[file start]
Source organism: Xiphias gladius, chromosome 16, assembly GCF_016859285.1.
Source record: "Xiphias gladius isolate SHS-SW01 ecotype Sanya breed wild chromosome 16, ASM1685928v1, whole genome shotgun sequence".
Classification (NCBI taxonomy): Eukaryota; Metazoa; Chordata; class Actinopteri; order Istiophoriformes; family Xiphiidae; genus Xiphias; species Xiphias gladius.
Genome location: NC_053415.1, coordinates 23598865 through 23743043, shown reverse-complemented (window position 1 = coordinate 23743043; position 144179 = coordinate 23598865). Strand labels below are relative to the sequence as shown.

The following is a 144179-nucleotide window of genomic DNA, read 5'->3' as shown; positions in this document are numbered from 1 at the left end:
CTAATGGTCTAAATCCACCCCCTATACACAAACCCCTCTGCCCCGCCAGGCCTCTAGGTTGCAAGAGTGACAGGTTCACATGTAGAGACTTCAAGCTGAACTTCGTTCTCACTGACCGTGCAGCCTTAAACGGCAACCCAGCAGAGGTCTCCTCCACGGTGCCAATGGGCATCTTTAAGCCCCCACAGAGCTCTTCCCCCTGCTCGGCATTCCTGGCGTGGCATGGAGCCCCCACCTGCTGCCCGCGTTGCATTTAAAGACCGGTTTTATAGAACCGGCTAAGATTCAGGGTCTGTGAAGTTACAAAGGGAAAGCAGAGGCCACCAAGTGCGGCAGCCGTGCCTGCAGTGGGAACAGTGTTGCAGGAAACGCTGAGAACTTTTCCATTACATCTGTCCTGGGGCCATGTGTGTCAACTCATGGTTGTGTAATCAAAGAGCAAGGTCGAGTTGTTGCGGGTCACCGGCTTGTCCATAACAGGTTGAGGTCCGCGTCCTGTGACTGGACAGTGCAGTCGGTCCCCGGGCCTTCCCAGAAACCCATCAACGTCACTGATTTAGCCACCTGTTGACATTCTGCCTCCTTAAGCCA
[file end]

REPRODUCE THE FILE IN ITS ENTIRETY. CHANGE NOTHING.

Source organism: Xiphias gladius, chromosome 16, assembly GCF_016859285.1.
Source record: "Xiphias gladius isolate SHS-SW01 ecotype Sanya breed wild chromosome 16, ASM1685928v1, whole genome shotgun sequence".
Classification (NCBI taxonomy): Eukaryota; Metazoa; Chordata; class Actinopteri; order Istiophoriformes; family Xiphiidae; genus Xiphias; species Xiphias gladius.
Genome location: NC_053415.1, coordinates 23598865 through 23743043, shown reverse-complemented (window position 1 = coordinate 23743043; position 144179 = coordinate 23598865). Strand labels below are relative to the sequence as shown.

The following is a 144179-nucleotide window of genomic DNA, read 5'->3' as shown; positions in this document are numbered from 1 at the left end:
CTAATGGTCTAAATCCACCCCCTATACACAAACCCCTCTGCCCCGCCAGGCCTCTAGGTTGCAAGAGTGACAGGTTCACATGTAGAGACTTCAAGCTGAACTTCGTTCTCACTGACCGTGCAGCCTTAAACGGCAACCCAGCAGAGGTCTCCTCCACGGTGCCAATGGGCATCTTTAAGCCCCCACAGAGCTCTTCCCCCTGCTCGGCATTCCTGGCGTGGCATGGAGCCCCCACCTGCTGCCCGCGTTGCATTTAAAGACCGGTTTTATAGAACCGGCTAAGATTCAGGGTCTGTGAAGTTACAAAGGGAAAGCAGAGGCCACCAAGTGCGGCAGCCGTGCCTGCAGTGGGAACAGTGTTGCAGGAAACGCTGAGAACTTTTCCATTACATCTGTCCTGGGGCCATGTGTGTCAACTCATGGTTGTGTAATCAAAGAGCAAGGTCGAGTTGTTGCGGGTCACCGGCTTGTCCATAACAGGTTGAGGTCCGCGTCCTGTGACTGGACAGTGCAGTCGGTCCCCGGGCCTTCCCAGAAACCCATCAACGTCACTGATTTAGCCACCTGTTGACATTCTGCCTCCTTAAGCCA